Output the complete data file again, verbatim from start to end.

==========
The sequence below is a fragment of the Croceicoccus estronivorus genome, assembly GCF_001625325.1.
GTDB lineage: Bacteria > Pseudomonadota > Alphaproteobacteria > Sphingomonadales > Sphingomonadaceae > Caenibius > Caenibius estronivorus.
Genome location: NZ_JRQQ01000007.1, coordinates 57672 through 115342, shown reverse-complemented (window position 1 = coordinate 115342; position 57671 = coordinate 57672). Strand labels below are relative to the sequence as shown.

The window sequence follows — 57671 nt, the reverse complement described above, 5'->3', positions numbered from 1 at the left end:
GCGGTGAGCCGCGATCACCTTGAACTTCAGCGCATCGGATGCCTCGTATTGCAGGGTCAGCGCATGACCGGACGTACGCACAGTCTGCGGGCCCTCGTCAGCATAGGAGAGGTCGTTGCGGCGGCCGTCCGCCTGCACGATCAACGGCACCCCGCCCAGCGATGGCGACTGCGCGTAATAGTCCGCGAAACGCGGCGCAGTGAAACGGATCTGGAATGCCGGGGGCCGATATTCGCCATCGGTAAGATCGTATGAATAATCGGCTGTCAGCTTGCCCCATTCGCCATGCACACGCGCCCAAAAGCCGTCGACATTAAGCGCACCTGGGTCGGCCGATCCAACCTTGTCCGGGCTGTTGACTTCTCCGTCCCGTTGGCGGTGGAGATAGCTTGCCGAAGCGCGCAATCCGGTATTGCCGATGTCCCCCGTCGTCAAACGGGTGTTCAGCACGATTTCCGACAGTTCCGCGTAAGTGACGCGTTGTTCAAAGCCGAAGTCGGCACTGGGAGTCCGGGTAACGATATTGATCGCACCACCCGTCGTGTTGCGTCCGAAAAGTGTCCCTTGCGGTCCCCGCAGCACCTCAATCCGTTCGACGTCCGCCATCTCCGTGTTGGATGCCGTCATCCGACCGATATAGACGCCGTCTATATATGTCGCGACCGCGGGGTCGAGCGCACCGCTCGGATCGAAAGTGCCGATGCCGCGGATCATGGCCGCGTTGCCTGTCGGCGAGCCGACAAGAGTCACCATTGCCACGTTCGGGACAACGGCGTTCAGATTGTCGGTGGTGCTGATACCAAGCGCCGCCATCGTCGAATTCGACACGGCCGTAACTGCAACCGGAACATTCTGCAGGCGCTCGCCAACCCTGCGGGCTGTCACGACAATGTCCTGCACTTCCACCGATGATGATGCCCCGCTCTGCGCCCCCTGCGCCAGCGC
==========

The sequence below is a fragment of the Croceicoccus estronivorus genome, assembly GCF_001625325.1.
GTDB lineage: Bacteria > Pseudomonadota > Alphaproteobacteria > Sphingomonadales > Sphingomonadaceae > Caenibius > Caenibius estronivorus.
Genome location: NZ_JRQQ01000007.1, coordinates 57672 through 115342, shown reverse-complemented (window position 1 = coordinate 115342; position 57671 = coordinate 57672). Strand labels below are relative to the sequence as shown.

The window sequence follows — 57671 nt, the reverse complement described above, 5'->3', positions numbered from 1 at the left end:
GCGGTGAGCCGCGATCACCTTGAACTTCAGCGCATCGGATGCCTCGTATTGCAGGGTCAGCGCATGACCGGACGTACGCACAGTCTGCGGGCCCTCGTCAGCATAGGAGAGGTCGTTGCGGCGGCCGTCCGCCTGCACGATCAACGGCACCCCGCCCAGCGATGGCGACTGCGCGTAATAGTCCGCGAAACGCGGCGCAGTGAAACGGATCTGGAATGCCGGGGGCCGATATTCGCCATCGGTAAGATCGTATGAATAATCGGCTGTCAGCTTGCCCCATTCGCCATGCACACGCGCCCAAAAGCCGTCGACATTAAGCGCACCTGGGTCGGCCGATCCAACCTTGTCCGGGCTGTTGACTTCTCCGTCCCGTTGGCGGTGGAGATAGCTTGCCGAAGCGCGCAATCCGGTATTGCCGATGTCCCCCGTCGTCAAACGGGTGTTCAGCACGATTTCCGACAGTTCCGCGTAAGTGACGCGTTGTTCAAAGCCGAAGTCGGCACTGGGAGTCCGGGTAACGATATTGATCGCACCACCCGTCGTGTTGCGTCCGAAAAGTGTCCCTTGCGGTCCCCGCAGCACCTCAATCCGTTCGACGTCCGCCATCTCCGTGTTGGATGCCGTCATCCGACCGATATAGACGCCGTCTATATATGTCGCGACCGCGGGGTCGAGCGCACCGCTCGGATCGAAAGTGCCGATGCCGCGGATCATGGCCGCGTTGCCTGTCGGCGAGCCGACAAGAGTCACCATTGCCACGTTCGGGACAACGGCGTTCAGATTGTCGGTGGTGCTGATACCAAGCGCCGCCATCGTCGAATTCGACACGGCCGTAACTGCAACCGGAACATTCTGCAGGCGCTCGCCAACCCTGCGGGCTGTCACGACAATGTCCTGCACTTCCACCGATGATGATGCCCCGCTCTGCGCCCCCTGCGCCAGCGC